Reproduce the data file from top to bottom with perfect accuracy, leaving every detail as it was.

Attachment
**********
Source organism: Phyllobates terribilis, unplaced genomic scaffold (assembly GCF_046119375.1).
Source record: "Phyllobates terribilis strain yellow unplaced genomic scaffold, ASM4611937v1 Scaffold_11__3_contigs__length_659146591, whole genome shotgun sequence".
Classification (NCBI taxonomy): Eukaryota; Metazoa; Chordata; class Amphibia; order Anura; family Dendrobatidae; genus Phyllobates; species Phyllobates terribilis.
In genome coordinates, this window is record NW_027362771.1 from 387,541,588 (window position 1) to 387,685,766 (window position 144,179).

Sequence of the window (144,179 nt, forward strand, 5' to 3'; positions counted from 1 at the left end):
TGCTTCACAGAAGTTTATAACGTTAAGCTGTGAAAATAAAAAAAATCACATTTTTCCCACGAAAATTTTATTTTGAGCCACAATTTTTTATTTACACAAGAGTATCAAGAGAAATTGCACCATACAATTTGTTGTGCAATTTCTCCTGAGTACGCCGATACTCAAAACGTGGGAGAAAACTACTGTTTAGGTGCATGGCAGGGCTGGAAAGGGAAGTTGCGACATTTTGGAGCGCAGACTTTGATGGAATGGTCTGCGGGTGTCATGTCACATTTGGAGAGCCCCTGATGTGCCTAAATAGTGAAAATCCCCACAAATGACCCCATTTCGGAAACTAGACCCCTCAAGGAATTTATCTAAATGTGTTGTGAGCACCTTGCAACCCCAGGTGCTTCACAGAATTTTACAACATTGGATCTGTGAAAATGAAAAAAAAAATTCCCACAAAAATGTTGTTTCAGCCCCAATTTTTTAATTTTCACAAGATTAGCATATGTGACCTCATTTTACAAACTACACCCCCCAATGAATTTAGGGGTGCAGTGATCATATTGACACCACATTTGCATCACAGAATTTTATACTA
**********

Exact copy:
Source organism: Phyllobates terribilis, unplaced genomic scaffold (assembly GCF_046119375.1).
Source record: "Phyllobates terribilis strain yellow unplaced genomic scaffold, ASM4611937v1 Scaffold_11__3_contigs__length_659146591, whole genome shotgun sequence".
Classification (NCBI taxonomy): Eukaryota; Metazoa; Chordata; class Amphibia; order Anura; family Dendrobatidae; genus Phyllobates; species Phyllobates terribilis.
In genome coordinates, this window is record NW_027362771.1 from 387,541,588 (window position 1) to 387,685,766 (window position 144,179).

Sequence of the window (144,179 nt, forward strand, 5' to 3'; positions counted from 1 at the left end):
TGCTTCACAGAAGTTTATAACGTTAAGCTGTGAAAATAAAAAAAATCACATTTTTCCCACGAAAATTTTATTTTGAGCCACAATTTTTTATTTACACAAGAGTATCAAGAGAAATTGCACCATACAATTTGTTGTGCAATTTCTCCTGAGTACGCCGATACTCAAAACGTGGGAGAAAACTACTGTTTAGGTGCATGGCAGGGCTGGAAAGGGAAGTTGCGACATTTTGGAGCGCAGACTTTGATGGAATGGTCTGCGGGTGTCATGTCACATTTGGAGAGCCCCTGATGTGCCTAAATAGTGAAAATCCCCACAAATGACCCCATTTCGGAAACTAGACCCCTCAAGGAATTTATCTAAATGTGTTGTGAGCACCTTGCAACCCCAGGTGCTTCACAGAATTTTACAACATTGGATCTGTGAAAATGAAAAAAAAAATTCCCACAAAAATGTTGTTTCAGCCCCAATTTTTTAATTTTCACAAGATTAGCATATGTGACCTCATTTTACAAACTACACCCCCCAATGAATTTAGGGGTGCAGTGATCATATTGACACCACATTTGCATCACAGAATTTTATACTA